Sights of Visegrad
The Citadel (Fellegvár) and the Lower Castle The Visegrád double castle system is one of the castles built by Béla IV recognizing the consequences of the Mongol invasion. The fortress preserved its significance until the Turkish invasions.
The Citadel had a multifunctional role: it was protecting the valley of the Danube, it was controlling the main commerical route between Buda and Esztergom, and also served as a custom’s house. The fortress consisted of two parts.
The construction of the Lower Castle started under the reign of Béla IV around 1247. It was unique, as the fortress was not located next to the road differing from the common traditions, but the road was crossing the territory of the castle. The most interesting part of the Lower Castle is the so called Solomon Tower. The Tower was named after a false story, stating that Solomon was guarded in this Tower after loosing in the battle for the throne against King Saint Laszlo and Geza.
This unique Hungarian building was constructed based on a southern-German design. Under the reign of Louis the Great King of Hungary, the famous bell-founder Konrád Gaal was operating in the fortress. Today the Tower is hosting a five-storey museum, introducing the history of Visegrád to its visitors.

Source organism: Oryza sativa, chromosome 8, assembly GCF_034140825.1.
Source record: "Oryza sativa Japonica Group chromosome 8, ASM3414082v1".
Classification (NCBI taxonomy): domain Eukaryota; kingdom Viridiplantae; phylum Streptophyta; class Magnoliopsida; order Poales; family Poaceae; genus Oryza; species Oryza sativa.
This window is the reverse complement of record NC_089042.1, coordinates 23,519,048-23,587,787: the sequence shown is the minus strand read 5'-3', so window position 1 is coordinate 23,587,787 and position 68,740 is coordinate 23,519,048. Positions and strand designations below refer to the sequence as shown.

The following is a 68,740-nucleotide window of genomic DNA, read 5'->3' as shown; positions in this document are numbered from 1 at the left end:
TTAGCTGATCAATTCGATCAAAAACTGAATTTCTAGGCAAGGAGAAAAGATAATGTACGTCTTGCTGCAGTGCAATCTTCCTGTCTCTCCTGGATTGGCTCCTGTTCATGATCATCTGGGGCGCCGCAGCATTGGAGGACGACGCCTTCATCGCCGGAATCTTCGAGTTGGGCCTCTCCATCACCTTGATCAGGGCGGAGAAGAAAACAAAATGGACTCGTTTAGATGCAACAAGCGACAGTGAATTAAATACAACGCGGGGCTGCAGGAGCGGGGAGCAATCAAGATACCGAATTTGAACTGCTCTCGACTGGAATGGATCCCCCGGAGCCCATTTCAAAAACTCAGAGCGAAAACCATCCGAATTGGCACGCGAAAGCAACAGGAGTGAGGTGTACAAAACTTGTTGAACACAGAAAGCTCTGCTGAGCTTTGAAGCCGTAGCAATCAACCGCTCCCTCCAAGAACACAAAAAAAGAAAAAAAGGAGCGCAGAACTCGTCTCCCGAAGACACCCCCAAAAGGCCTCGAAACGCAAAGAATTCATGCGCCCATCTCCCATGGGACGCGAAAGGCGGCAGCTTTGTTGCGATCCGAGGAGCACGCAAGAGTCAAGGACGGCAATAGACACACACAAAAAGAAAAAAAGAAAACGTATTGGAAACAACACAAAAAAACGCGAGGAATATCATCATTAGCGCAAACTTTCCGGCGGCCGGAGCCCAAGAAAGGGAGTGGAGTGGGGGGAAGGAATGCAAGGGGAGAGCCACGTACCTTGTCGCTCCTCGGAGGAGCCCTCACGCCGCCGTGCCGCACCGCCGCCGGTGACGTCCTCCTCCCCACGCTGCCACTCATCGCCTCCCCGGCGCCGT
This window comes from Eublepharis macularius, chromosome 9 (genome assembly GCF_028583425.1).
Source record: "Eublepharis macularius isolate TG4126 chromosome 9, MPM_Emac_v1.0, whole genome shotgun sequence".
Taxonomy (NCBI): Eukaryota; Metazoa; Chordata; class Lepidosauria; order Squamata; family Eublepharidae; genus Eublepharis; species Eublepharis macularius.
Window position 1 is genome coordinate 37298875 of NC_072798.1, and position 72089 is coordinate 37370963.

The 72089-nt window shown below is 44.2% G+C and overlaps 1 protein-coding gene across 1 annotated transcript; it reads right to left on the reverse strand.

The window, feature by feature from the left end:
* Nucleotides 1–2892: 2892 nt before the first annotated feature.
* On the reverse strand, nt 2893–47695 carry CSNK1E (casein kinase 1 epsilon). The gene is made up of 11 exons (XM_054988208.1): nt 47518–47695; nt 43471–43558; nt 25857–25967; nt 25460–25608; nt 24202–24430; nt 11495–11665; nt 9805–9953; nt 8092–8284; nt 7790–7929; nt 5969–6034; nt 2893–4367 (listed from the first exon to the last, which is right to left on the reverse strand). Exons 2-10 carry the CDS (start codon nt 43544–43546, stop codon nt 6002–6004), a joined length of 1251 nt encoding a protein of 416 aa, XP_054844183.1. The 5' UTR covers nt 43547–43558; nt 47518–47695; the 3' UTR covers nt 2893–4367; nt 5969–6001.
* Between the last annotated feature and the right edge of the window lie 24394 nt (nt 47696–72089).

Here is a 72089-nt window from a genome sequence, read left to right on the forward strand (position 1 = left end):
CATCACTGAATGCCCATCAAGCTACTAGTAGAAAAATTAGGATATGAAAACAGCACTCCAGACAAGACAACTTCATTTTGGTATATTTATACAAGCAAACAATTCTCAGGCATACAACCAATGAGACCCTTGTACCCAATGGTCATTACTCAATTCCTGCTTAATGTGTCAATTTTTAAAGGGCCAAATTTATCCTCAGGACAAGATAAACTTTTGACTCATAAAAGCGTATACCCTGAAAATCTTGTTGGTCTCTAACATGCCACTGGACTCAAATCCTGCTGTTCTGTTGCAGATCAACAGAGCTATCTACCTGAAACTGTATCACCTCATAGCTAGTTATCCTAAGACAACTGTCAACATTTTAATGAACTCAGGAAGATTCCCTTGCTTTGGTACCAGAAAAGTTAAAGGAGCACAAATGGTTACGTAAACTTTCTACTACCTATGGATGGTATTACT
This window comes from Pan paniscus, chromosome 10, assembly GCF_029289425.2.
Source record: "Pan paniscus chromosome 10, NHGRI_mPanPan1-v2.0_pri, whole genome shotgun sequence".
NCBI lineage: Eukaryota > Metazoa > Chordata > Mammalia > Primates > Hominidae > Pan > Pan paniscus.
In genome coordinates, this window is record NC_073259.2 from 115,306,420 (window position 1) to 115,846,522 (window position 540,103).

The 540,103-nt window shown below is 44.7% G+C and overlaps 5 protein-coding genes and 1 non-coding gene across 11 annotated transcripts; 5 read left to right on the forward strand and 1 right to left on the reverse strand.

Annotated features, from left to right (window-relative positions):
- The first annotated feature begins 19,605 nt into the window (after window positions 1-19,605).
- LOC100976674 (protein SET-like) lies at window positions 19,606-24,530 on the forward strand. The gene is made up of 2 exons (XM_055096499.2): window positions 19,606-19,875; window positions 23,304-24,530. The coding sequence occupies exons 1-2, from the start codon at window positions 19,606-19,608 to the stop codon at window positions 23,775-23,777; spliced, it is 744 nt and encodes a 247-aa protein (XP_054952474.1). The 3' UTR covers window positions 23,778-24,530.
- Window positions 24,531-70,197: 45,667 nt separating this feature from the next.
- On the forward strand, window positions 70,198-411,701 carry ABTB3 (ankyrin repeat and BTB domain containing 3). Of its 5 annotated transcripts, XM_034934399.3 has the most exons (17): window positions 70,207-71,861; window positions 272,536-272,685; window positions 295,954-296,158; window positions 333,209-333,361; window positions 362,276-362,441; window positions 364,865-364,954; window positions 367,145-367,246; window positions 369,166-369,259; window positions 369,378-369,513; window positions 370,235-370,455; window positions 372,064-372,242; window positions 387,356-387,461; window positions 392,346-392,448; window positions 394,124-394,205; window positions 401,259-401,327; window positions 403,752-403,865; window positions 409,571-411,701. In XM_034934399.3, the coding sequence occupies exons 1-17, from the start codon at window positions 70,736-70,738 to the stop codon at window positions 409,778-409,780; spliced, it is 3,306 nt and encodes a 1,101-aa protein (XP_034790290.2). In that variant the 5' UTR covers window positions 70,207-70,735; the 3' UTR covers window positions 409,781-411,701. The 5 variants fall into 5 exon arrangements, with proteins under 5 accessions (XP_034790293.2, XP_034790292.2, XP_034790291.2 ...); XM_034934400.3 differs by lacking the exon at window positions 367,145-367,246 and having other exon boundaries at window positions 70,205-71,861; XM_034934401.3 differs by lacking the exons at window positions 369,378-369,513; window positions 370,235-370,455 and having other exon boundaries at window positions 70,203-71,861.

In 1246 Béla IV started the construction of the Citadel on an area with outstanding geographical characteristics, by the using the money from the family jewels of his wife, Mária Lascaris to build a refugee for the Dominican Order nuns living on the ’Rabbits Island’ (today’s Margaret Island).
At that time the plan of the fortress was triangle-shaped, with two towers.
The Old Tower was erected at a location most at risk, and the Gate Tower protected the southern entrance. The significance of the fortress considerably improved during the Anjou era. Once Charles Robert obtained the fortress from Máté Csák, he moved the royal court here in 1323.
The Visegrád Citadel hosted the famous Royal Summit of Kings, and the first Anjou King died in the castle in 1370. The Saint Crown of Hungary was guarded here. When Louis the Great became the King of Poland in 1370, the Polish crown was also stored in the castle. The palace wings and a new external wall was erected during the Anjou reign. Sigismund of Luxemburg extended the fortification with a third set of walls and carried out several lavish constructions.
Following the Turkish reign, after the liberation of Buda in 1686 the Habsburgs conquered the fortress after a 5-day siege. Due to the dissolution of the border castle system the fortification became unwanted and was left to ruin.
The excavation and reconstruction activities started in 1871 and are still underway today.